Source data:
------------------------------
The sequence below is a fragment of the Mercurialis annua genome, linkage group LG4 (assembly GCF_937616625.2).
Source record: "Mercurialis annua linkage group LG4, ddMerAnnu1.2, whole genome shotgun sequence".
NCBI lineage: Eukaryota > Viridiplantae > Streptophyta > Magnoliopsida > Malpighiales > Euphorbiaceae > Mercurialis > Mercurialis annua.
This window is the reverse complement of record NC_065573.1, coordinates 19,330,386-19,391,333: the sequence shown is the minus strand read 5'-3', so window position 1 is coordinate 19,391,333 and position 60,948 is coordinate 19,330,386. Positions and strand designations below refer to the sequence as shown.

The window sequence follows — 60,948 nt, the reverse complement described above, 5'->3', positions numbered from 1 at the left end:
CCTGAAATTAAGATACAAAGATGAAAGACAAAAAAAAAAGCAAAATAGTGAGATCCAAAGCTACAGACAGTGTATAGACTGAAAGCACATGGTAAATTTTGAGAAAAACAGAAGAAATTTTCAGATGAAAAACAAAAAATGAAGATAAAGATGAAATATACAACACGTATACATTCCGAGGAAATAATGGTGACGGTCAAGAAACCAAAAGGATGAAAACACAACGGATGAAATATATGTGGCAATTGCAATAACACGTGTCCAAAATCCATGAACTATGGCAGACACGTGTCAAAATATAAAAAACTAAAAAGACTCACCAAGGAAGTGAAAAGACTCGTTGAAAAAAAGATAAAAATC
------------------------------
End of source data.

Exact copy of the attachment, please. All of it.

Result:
The sequence below is a fragment of the Mercurialis annua genome, linkage group LG4 (assembly GCF_937616625.2).
Source record: "Mercurialis annua linkage group LG4, ddMerAnnu1.2, whole genome shotgun sequence".
NCBI lineage: Eukaryota > Viridiplantae > Streptophyta > Magnoliopsida > Malpighiales > Euphorbiaceae > Mercurialis > Mercurialis annua.
This window is the reverse complement of record NC_065573.1, coordinates 19,330,386-19,391,333: the sequence shown is the minus strand read 5'-3', so window position 1 is coordinate 19,391,333 and position 60,948 is coordinate 19,330,386. Positions and strand designations below refer to the sequence as shown.

The window sequence follows — 60,948 nt, the reverse complement described above, 5'->3', positions numbered from 1 at the left end:
CCTGAAATTAAGATACAAAGATGAAAGACAAAAAAAAAAGCAAAATAGTGAGATCCAAAGCTACAGACAGTGTATAGACTGAAAGCACATGGTAAATTTTGAGAAAAACAGAAGAAATTTTCAGATGAAAAACAAAAAATGAAGATAAAGATGAAATATACAACACGTATACATTCCGAGGAAATAATGGTGACGGTCAAGAAACCAAAAGGATGAAAACACAACGGATGAAATATATGTGGCAATTGCAATAACACGTGTCCAAAATCCATGAACTATGGCAGACACGTGTCAAAATATAAAAAACTAAAAAGACTCACCAAGGAAGTGAAAAGACTCGTTGAAAAAAAGATAAAAATC